Purpose and Definition
A common form of collaboration in schools is "Co-Teaching", which Friend & Cook (2003) define as "two or more professionals jointly delivering substantive instruction to a diverse, blended group of students in a single, physical space." These sorts of arrangements between professionals facilitate greater levels of inclusion, which can lead to increase performance for all students (Cole, S., et. al., 2019).
Effective co-teaching, however, doesn't simply happen because two teachers are scheduled together. It requires a great deal of planning, compromise, trust, and - most critically - quality training. The Center on Education and Lifelong Learning (CELL) has incorporated a range of the most up-to-date research and practices into its four-part framework for co-teaching, which features:
- Establishing and maintaining collaborative partnerships
- Instructional planning
- Instruction delivery
- Sustainability & Scale-up
Training and Support Options
We offer a number of routes through which teachers and administrators can receive training and support.
One- or two-day training sessions located in your district. Participants develop awareness and understanding of the CELL four-part framework, and begin to develop skills in collaboration and planning. Includes time for co-planning with partners, and feedback from trainers. These sessions are arranged by contract.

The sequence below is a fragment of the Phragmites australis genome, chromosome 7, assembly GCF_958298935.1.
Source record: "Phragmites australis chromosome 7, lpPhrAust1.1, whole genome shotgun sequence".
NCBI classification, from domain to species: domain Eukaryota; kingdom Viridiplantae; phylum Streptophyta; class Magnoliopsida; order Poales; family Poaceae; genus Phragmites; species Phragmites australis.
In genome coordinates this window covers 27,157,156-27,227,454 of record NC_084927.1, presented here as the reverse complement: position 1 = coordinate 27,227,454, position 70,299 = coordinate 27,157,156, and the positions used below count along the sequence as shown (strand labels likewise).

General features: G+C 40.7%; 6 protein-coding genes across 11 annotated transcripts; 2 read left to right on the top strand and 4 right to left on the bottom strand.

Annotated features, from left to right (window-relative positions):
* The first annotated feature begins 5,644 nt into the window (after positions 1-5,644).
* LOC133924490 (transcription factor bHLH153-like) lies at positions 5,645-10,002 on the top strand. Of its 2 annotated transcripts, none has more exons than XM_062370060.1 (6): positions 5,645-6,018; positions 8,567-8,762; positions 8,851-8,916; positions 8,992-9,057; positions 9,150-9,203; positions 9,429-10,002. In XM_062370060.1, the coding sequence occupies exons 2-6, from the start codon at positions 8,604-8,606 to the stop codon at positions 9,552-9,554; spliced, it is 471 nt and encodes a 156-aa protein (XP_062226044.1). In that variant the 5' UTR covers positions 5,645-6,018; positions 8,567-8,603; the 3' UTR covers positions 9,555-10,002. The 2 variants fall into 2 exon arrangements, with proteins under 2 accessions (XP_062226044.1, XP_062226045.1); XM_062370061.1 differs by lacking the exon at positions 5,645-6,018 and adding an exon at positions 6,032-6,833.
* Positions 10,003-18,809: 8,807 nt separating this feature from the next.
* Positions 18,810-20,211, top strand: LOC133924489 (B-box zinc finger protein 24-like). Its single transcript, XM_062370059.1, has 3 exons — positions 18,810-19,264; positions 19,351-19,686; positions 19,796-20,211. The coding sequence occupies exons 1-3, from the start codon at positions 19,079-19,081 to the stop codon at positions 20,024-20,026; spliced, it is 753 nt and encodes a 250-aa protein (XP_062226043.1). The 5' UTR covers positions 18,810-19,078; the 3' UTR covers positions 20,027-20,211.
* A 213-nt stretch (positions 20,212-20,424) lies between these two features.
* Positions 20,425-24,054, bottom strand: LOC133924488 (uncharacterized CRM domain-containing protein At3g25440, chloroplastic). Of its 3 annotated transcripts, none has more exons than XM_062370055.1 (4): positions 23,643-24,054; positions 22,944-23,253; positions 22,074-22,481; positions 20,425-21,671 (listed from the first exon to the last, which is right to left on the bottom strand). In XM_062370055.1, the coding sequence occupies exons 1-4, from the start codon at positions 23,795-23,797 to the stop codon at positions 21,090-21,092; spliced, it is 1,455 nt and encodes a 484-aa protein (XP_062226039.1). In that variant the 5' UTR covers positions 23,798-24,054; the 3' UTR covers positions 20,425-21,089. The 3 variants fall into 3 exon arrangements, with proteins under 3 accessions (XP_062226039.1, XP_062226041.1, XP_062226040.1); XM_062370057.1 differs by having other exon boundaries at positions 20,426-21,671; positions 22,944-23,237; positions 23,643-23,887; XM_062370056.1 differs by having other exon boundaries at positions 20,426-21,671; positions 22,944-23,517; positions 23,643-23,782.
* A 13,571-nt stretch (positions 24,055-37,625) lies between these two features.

Consultation and Coaching:
For schools and districts that have participated in our in-district sessions, we offer on-site observation and feedback. Trainers come to participants' co-taught classrooms, observe lessons, and meet with partners to engage in reflective dialogue and planning. These session are arranged by contract.
CELL offers a free, self-paced online overview of our co-teaching framework. A certificate can be printed when completed for those who want PGP points.
Instructions for Online Course Registration
For more information please contact James Robinson